Over two decades on from its release, Augie March revisit their seminal debut album ‘Sunset Studies’

Over two decades on from its release, Augie March revisit their seminal debut album ‘Sunset Studies’

Words by Marnie Vinall

We caught up with Augie March drummer, Dave Williams, ahead of the band’s shows at Melbourne Recital Centre as part of RISING festival.

In 2000, now-acclaimed Aussie indie rockers Augie March came onto the scene with their debut album, Sunset Studies. They’d already released a few EPs back in ’97 and ’99, but this was their first major record.

The album not only made an impact and established the band within the Australian music landscape, but it attracted a loyal fanbase that has stayed with them ever since. And so, to celebrate that momentous album and its significance to both the band and their fans, Augie March are dusting it off and playing it in full for two Melbourne shows.

The shows, which will take place on May 26 and 27 as part of RISING festival, were originally planned for last year. But, as with most 2020 plans, COVID got in the way and meant the album’s 20th anniversary celebrations will be held a year late.

Keep up with the latest festival news, reviews and interviews here.

Some could argue the postponement makes Augie March’s return even more special. For fans, it’s a revival of an old favourite album, one full of poetry, colour and character, with the extra wait adding to the anticipation.

As for the band members, Williams says it’s been a good opportunity to stop and reflect on the past 20 years.

“You know, have a look back on things. Some of those songs have not been played since 20 years ago,” he says.

“It’s good to take stock and occasionally stop and look around and also celebrate the music you’ve made and celebrate it with the audience who pretty much helped us all the way along.”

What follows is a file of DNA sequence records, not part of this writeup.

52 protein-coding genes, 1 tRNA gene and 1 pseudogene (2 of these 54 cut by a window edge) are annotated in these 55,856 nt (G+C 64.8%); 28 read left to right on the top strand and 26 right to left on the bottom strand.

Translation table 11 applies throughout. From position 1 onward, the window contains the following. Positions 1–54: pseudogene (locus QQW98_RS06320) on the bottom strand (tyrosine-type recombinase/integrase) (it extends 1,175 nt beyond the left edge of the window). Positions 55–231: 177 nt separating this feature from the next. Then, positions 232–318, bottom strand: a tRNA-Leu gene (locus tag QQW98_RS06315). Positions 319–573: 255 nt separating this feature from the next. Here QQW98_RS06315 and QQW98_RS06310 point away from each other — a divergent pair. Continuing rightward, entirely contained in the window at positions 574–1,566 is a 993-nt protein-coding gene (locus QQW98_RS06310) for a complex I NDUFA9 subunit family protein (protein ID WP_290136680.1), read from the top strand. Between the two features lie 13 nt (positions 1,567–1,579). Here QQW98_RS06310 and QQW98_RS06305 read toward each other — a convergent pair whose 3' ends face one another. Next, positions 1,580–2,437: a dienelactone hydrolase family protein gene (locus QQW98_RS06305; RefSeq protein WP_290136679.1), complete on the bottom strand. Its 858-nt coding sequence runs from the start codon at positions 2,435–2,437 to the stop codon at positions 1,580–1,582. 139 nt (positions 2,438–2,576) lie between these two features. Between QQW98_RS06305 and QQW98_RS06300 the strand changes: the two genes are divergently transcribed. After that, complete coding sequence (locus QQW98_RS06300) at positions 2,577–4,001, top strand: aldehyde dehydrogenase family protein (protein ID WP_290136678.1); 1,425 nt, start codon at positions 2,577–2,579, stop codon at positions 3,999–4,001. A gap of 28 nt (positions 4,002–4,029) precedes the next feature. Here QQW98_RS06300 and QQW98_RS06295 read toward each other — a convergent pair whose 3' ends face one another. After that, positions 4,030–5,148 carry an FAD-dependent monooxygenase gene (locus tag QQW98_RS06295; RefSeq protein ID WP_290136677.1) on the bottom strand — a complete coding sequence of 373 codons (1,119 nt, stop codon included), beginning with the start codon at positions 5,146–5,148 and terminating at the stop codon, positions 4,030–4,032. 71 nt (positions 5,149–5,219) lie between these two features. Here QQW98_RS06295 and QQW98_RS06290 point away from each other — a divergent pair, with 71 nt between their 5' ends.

The shows will also be the first time the record’s been played in full since its recording. Williams admits it’s been a little spooky playing the whole thing from start to finish again.

“It’s been interesting to play through the songs,” he says. “Your body starts doing things it hasn’t done for 20 years… There’s a funny little nostalgia.”

Punters can expect to hear cult favourites from the album such as ‘Here Comes the Night’, ‘The Hole In Your Roof’ and ‘There Is No Such Place’.

But there are a few others Williams is keen to give a new go, including lesser-known tracks like ‘Angels Of The Bowling Green’, which he says have a certain mood which “will be interesting and fun to create live.”

“We don’t play ‘Asleep in Perfection’ that often, so I’m looking forward to playing that.”

“’Owen’s Lament’ will get a go, which is the final song of the big epic,” he adds.

Part of the excitement is the return to playing in front of an audience following the band’s cancelled 2020 shows.

“I’m really looking forward to that communal feeling, you know community coming together and that interaction that happens,” says Williams. “That interaction between an audience and performance is something that we really enjoy.”

He feels as though COVID-19 has broken down the fourth wall, in some regards, allowing artists and audiences to rebuild live art together.

“Everyone is sort of doing it together again. Learning about performing and witnessing it all together”.

“That is part of that magic of live performance, seeing art done in front of you,” he says. “You’re part of it as well… It doesn’t happen in isolation. That doesn’t happen without an audience. So yeah, there’s a real transaction there.”

The upcoming shows are made all the more special by being part of a large and vibrant cultural festival.

“We were really wrapped when RISING approached us to help launch the festival on the Wednesday, the first night,” says Williams.

“We are intrinsically a Melbourne band. This is where the band grew up and been able to ply their trade and learn the trade. So to do a cultural festival like this and to be asked to be a part of it feels great.”

“It feels great that we get to feature an album that is, you know, really instinctively Australian in its outlook of things and in the subject matter, lyrically and sonically,” he says.

“[RISING] is the start of something really significant, culturally, and something that all Victorians and all Australians can come along to and get something out of.”

Catch Augie March at Melbourne Recital Centre as part of RISING festival on Wednesday May 26 and Thursday May 27. Grab tickets here